The game comes in a well-presented box with clear instructions and a facilitator guide. Alternatively we can run the simulation for you at your premises. You can find more about the game at http://kinetik.uk.com/leansimulation/.


Ketan Varia, with editorial support from Burcu Atay

https://uk.linkedin.com/in/ketanvaria
https://uk.linkedin.com/in/burcuatay


References

  1. Marc Beaujean, Jonathan Davidson, and Stacey Madge; “The ‘moment of truth’ in customer service”, Mckinsey Quarterly. 2006
  2. “A new perspective on operational excellence”, Eurogroup Consulting. 2013.





Wednesday, January 4, 2017

A Whole Library of Free Lean Simulations

Jerry Levasseur at The Big Lean Simulation Library, LLC e-mailed me to let me know that they have released a free version of their Lean simulation library.

It is released under a Creative Commons Attribution-NoDerivatives 4.0 International License, so you may use it for commercial use.


See Jerry's website for more details.

The downloadable simulation library can be found on the free download tab on the site.

Here's a video sample from the site to whet your appetite:



Wednesday, February 18, 2015

Kaizen Only Goes So Far

It goes by many names: 2 Second Lean, 5S in 5 Minutes, Quick and Easy Kaizen and other non-branded techniques. Kaizen is often sold as the elixer to cure your organization.

And it's true! Kaizen works.

But don't take it from me. Lean professionals like Paul Atkers and Norman Bodek have years of experience under their belts, so this simple kaizen stuff must have something going for it.

kaizen ain't rocket science


Adjectives like quick and easy make it seem like lean is a no-brainer. So why isn't everyone doing it? And if it's so easy, why are there hundreds of books on the subject?

I like to think of lean implementation as a two sided coin. Two methods, working together for lean success. You can use them in isolation, but you'll have limited results.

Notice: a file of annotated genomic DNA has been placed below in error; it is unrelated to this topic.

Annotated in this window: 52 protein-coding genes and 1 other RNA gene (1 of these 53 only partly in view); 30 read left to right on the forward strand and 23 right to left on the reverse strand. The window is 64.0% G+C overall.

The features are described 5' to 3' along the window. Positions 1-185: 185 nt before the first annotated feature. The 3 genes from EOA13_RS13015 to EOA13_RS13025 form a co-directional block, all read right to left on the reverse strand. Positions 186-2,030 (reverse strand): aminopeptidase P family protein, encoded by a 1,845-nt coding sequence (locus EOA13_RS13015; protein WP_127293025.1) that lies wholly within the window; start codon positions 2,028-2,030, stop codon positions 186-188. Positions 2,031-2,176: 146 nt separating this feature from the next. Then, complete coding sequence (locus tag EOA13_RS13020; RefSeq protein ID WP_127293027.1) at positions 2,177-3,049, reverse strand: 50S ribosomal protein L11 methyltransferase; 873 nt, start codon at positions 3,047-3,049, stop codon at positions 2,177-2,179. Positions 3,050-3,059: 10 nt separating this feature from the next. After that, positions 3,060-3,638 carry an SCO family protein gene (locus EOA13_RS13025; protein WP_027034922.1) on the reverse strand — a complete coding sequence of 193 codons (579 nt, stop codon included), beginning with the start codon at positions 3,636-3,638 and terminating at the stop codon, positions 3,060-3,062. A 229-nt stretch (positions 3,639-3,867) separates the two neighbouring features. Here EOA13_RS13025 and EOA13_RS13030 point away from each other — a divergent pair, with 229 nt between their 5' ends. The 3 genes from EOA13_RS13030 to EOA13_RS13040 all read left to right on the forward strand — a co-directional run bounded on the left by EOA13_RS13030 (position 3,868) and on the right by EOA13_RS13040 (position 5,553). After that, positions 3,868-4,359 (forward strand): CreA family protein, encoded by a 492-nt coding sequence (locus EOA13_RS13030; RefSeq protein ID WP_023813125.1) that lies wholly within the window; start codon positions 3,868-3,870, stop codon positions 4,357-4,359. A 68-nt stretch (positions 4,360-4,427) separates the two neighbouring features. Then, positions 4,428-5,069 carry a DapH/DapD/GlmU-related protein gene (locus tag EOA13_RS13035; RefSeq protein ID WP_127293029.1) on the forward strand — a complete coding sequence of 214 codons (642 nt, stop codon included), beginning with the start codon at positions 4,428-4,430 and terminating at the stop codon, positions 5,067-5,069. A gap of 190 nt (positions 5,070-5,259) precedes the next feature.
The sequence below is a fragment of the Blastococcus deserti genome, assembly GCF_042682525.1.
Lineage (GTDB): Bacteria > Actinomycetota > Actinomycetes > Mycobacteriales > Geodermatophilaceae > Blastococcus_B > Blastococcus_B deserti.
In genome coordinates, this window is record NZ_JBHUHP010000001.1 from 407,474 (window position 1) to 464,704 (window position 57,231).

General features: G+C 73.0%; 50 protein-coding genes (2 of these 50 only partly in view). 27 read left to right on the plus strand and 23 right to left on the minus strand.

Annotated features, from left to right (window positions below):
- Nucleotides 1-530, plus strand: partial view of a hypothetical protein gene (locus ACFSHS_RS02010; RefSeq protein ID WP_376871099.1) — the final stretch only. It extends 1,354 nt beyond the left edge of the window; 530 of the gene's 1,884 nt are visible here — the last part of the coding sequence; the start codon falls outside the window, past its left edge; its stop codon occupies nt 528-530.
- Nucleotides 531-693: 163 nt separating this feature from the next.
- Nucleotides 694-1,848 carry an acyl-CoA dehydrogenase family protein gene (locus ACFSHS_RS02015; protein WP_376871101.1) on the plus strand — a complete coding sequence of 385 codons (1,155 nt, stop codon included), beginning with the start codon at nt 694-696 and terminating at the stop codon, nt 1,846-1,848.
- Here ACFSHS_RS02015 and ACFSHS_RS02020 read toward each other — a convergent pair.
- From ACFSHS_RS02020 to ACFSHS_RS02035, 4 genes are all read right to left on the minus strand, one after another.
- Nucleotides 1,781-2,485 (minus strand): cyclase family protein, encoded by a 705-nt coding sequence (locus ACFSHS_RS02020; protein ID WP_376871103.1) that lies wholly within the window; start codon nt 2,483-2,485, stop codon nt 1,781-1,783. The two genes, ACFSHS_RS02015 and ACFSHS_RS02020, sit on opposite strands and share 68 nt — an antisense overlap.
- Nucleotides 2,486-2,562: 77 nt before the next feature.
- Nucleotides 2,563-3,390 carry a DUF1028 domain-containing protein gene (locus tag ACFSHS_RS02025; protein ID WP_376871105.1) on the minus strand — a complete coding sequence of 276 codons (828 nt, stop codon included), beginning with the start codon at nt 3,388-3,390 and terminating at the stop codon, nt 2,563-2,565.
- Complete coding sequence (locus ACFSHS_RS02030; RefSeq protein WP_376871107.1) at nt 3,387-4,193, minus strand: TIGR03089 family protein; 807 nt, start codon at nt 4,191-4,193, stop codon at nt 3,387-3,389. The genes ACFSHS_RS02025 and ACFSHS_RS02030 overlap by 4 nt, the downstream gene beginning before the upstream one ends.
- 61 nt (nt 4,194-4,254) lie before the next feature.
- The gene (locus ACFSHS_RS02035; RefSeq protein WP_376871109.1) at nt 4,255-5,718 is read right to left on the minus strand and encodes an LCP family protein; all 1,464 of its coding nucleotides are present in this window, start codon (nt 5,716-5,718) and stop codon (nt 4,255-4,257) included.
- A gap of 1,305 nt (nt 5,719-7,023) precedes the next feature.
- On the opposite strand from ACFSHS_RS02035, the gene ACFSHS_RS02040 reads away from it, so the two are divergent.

The Quick and Dirty Kaizen


Quick kaizen is the first side of the coin. The word kaizen is often translated as "small change". Many kaizens means many small changes. These kaizen methodologies teach us to use lots of small kaizens to achieve big change.

A small kaizen is a great way to get immediate results. A pile of small improvements are visible, easy to understand and measurable. Creating a pilot cell is one way to showcase a list improvements and to spread the lean juice to the organization. And that's what kaizen is really about, engagement and culture change!

The true meaning of kaizen is "good change," or "change for the better." So kaizens can be small, but they can also be big. As long as they're good!

Small, quick kaizen activities are the best way to get employees on board and develop a lean culture. A kaizen event should be treated as a training tool and an investment in people. Once team members start coming up with their own kaizens, then you know things are moving in the right direction.

Check out this video example of an employee with a simple "2-Second Lean" kaizen.



That video is a great example of a simple kaizen implemented by a shop floor employee. Will it save a lot of money? No, but a combination of hundreds of these kaizens might!

Quick kaizens are all about employee engagement. With an engaged work force, you will be flooded with ideas. And if you empower your employees to follow through and do it themselves, then you've achieved a cultural shift.

However, in order to create a motivated band of kaizeners, you need to allocate some resources. Managers and supervisors need to be trained and coached. Plans need to be made.

And that's where the other side of the coin comes in.

The Lean Long View

If your business is failing, simple kaizen might not be enough to save it. Quick and easy kaizen is exactly what it claims. Easy and quick, but not necessarily game changing!